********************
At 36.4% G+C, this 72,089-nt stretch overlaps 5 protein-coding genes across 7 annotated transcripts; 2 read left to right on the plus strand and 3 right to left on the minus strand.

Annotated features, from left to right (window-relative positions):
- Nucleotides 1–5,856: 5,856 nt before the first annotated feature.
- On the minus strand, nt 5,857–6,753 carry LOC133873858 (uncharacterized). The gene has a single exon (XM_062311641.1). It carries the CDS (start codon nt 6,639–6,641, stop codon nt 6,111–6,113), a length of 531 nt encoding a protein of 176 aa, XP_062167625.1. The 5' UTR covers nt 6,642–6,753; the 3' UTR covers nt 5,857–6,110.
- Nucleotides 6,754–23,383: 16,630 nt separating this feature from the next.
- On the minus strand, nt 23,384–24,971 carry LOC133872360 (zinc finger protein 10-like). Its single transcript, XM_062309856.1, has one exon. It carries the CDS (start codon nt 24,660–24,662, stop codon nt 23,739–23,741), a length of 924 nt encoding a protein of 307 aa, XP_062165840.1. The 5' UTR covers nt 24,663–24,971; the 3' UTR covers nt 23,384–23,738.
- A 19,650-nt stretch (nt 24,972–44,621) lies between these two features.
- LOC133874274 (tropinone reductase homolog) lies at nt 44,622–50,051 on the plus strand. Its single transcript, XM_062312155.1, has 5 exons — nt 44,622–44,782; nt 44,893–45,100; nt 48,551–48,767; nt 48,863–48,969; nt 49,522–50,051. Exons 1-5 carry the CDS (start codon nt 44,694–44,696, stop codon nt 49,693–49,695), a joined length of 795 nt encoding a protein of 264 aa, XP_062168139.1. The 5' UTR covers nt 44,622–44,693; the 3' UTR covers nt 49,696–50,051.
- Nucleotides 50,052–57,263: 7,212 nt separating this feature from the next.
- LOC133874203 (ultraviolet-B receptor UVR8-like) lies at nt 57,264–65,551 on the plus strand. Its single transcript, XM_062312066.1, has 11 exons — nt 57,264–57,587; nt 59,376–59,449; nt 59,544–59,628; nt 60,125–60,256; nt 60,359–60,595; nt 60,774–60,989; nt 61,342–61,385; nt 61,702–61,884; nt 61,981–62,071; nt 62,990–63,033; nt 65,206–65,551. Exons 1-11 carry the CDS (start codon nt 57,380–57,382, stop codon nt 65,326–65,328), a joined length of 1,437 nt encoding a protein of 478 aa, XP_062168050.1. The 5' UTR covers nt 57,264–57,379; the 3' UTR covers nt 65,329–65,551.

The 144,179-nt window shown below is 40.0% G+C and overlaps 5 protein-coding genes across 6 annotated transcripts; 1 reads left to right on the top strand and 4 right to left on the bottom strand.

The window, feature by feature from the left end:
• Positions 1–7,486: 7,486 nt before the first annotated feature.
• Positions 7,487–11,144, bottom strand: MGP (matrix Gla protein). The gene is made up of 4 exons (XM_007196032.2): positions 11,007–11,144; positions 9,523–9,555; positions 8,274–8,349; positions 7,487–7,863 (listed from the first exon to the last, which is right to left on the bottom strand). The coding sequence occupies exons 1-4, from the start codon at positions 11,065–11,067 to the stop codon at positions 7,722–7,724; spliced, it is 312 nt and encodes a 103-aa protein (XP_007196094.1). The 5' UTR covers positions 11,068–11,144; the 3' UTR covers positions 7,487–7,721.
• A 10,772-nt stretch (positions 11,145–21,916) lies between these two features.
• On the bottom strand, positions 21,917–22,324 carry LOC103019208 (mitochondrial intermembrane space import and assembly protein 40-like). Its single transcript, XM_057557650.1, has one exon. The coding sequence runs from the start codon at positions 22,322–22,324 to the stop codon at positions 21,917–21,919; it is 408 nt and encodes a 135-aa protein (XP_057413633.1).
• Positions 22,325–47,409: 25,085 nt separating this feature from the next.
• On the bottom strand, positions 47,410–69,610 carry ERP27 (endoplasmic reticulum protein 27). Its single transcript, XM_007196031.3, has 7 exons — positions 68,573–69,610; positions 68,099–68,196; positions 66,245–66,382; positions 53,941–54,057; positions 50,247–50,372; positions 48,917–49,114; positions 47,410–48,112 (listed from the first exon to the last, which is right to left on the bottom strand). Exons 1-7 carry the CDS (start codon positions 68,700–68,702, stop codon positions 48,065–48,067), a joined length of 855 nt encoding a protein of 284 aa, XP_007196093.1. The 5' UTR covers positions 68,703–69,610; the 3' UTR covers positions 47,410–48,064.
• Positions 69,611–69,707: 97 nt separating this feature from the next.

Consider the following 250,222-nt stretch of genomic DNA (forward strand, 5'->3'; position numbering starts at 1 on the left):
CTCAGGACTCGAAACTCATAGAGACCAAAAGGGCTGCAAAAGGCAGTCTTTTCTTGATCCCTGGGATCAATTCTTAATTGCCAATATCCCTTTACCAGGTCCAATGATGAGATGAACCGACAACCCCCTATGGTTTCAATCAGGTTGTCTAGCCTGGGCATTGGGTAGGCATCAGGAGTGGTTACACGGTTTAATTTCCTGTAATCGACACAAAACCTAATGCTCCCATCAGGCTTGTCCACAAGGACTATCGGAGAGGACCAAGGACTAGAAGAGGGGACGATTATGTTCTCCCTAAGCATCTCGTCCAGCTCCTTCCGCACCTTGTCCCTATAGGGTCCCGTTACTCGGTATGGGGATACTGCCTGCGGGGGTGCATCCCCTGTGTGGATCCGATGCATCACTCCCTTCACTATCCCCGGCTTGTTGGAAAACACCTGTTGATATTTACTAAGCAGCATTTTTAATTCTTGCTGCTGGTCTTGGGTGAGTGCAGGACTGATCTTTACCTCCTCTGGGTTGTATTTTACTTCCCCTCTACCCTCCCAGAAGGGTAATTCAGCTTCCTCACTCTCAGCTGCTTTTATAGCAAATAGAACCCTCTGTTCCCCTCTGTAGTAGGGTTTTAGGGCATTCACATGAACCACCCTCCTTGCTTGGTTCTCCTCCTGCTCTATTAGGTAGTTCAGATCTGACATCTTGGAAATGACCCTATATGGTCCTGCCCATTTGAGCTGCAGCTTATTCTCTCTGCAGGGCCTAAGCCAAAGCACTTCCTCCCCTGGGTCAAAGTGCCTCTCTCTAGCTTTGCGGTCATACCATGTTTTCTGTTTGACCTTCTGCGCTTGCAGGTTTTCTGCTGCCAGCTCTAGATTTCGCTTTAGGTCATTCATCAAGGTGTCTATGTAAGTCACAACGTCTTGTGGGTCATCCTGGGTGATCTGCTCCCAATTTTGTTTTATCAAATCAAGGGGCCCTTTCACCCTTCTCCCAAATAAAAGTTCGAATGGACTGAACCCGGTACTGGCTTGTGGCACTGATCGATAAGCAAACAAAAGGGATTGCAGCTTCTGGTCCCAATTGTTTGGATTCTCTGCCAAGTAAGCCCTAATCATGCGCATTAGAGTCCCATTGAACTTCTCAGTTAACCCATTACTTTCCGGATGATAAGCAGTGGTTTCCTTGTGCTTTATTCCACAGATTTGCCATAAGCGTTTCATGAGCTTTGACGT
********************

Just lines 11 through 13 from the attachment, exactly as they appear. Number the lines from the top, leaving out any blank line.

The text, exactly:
The 144,179-nt window shown below is 40.0% G+C and overlaps 5 protein-coding genes across 6 annotated transcripts; 1 reads left to right on the top strand and 4 right to left on the bottom strand.

The window, feature by feature from the left end:
• Positions 1–7,486: 7,486 nt before the first annotated feature.